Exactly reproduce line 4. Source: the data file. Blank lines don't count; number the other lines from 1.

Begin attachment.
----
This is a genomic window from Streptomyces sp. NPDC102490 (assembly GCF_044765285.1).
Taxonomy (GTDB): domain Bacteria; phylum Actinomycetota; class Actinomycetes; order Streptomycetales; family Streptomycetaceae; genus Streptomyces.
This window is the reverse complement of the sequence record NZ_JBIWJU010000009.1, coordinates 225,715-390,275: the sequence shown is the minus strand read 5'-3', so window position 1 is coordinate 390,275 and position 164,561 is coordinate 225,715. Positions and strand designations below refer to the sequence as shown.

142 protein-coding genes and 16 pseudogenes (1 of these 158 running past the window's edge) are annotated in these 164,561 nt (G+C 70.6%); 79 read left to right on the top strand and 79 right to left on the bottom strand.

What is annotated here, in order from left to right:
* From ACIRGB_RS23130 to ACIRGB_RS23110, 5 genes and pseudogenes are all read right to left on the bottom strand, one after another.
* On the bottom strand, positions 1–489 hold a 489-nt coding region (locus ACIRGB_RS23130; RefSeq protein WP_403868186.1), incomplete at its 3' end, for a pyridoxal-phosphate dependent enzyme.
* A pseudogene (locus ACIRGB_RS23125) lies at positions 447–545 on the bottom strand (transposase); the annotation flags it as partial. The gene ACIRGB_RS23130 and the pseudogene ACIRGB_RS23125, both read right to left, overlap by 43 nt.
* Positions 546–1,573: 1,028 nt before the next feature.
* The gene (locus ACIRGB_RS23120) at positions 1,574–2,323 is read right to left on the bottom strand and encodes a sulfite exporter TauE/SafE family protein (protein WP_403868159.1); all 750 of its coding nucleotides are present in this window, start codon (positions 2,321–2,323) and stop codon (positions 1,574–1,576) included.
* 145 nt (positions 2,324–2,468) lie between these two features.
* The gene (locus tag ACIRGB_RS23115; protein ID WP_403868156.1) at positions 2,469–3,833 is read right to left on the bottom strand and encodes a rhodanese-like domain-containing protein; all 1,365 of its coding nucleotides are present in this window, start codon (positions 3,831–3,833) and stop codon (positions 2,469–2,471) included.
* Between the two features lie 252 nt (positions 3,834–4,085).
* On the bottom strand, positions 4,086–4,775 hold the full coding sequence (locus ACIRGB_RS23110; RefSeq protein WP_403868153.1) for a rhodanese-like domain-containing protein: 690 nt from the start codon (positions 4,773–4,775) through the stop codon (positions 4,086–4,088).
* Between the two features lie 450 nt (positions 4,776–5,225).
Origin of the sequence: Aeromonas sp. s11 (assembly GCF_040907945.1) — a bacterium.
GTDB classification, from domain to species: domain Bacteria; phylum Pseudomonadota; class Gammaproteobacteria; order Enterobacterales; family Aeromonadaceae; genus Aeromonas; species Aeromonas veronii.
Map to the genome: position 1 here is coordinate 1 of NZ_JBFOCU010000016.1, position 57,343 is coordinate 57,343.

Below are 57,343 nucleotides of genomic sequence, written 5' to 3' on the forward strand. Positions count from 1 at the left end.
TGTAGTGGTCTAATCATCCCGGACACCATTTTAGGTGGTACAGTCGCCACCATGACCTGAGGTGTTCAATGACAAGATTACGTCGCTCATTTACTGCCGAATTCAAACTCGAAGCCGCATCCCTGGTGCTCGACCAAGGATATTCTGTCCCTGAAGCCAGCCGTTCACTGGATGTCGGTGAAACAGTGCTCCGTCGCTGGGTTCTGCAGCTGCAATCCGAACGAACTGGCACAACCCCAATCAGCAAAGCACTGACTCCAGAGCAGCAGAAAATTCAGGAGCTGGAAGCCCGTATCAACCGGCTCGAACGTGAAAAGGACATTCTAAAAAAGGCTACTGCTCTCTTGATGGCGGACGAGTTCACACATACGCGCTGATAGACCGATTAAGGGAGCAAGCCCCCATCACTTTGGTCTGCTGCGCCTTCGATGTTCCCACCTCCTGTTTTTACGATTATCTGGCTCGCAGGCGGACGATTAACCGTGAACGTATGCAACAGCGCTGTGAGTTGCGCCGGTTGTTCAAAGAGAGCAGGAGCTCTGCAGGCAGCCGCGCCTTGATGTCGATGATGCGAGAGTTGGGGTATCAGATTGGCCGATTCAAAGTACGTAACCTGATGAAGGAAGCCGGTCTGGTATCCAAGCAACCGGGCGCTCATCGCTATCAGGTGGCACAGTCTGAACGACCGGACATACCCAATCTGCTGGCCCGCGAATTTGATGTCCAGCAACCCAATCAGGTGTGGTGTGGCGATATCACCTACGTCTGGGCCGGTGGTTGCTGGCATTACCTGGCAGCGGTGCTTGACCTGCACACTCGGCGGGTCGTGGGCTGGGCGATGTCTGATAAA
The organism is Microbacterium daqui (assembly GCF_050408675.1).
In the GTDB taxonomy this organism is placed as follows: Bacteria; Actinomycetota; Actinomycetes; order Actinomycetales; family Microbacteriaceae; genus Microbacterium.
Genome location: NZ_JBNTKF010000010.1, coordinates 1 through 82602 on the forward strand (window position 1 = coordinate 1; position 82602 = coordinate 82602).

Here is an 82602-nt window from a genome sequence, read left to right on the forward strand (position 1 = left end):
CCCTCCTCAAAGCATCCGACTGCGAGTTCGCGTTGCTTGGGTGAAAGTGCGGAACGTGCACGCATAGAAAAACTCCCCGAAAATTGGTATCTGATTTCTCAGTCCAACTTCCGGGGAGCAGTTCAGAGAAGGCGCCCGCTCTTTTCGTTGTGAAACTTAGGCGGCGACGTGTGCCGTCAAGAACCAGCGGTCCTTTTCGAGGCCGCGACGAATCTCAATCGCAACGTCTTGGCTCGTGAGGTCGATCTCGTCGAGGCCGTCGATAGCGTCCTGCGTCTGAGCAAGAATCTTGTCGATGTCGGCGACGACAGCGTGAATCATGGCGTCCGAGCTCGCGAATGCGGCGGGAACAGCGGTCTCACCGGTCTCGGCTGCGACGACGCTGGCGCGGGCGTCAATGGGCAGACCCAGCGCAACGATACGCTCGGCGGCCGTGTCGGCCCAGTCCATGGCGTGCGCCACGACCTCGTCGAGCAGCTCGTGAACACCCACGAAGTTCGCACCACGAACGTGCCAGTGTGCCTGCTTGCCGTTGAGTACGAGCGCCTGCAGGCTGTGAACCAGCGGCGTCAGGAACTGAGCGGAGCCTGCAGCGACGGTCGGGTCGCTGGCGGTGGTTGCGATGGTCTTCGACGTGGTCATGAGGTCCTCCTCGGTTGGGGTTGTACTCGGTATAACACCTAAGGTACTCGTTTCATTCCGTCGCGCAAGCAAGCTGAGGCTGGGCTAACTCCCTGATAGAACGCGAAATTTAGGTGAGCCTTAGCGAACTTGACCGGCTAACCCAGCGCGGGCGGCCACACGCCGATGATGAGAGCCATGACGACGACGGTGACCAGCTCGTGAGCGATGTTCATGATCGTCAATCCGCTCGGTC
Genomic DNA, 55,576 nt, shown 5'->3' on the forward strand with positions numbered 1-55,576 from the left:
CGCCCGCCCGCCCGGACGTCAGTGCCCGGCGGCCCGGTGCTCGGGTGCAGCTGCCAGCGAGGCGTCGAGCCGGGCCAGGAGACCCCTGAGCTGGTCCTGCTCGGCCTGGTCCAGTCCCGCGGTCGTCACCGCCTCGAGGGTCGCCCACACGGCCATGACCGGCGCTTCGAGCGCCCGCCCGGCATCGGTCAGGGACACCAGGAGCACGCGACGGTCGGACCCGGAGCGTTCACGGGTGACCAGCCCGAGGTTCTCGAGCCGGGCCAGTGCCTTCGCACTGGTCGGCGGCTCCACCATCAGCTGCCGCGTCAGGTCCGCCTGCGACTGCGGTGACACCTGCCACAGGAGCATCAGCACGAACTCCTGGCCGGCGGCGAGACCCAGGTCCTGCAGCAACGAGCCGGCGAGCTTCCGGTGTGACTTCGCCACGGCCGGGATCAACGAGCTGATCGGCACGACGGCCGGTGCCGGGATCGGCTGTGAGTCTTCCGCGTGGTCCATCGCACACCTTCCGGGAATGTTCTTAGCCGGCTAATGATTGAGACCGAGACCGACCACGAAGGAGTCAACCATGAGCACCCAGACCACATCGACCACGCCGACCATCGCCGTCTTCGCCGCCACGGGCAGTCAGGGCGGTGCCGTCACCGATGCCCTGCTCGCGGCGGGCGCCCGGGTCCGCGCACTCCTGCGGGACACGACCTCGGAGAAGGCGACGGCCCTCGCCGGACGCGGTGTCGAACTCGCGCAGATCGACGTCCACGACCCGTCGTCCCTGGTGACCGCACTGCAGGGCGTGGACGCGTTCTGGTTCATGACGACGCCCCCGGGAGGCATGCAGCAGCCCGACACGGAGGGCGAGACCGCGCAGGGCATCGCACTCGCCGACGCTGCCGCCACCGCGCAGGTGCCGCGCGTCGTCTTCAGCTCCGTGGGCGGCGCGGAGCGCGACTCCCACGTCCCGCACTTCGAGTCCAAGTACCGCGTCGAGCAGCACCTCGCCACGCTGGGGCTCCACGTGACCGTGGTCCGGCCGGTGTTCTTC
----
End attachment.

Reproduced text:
142 protein-coding genes and 16 pseudogenes (1 of these 158 running past the window's edge) are annotated in these 164,561 nt (G+C 70.6%); 79 read left to right on the top strand and 79 right to left on the bottom strand.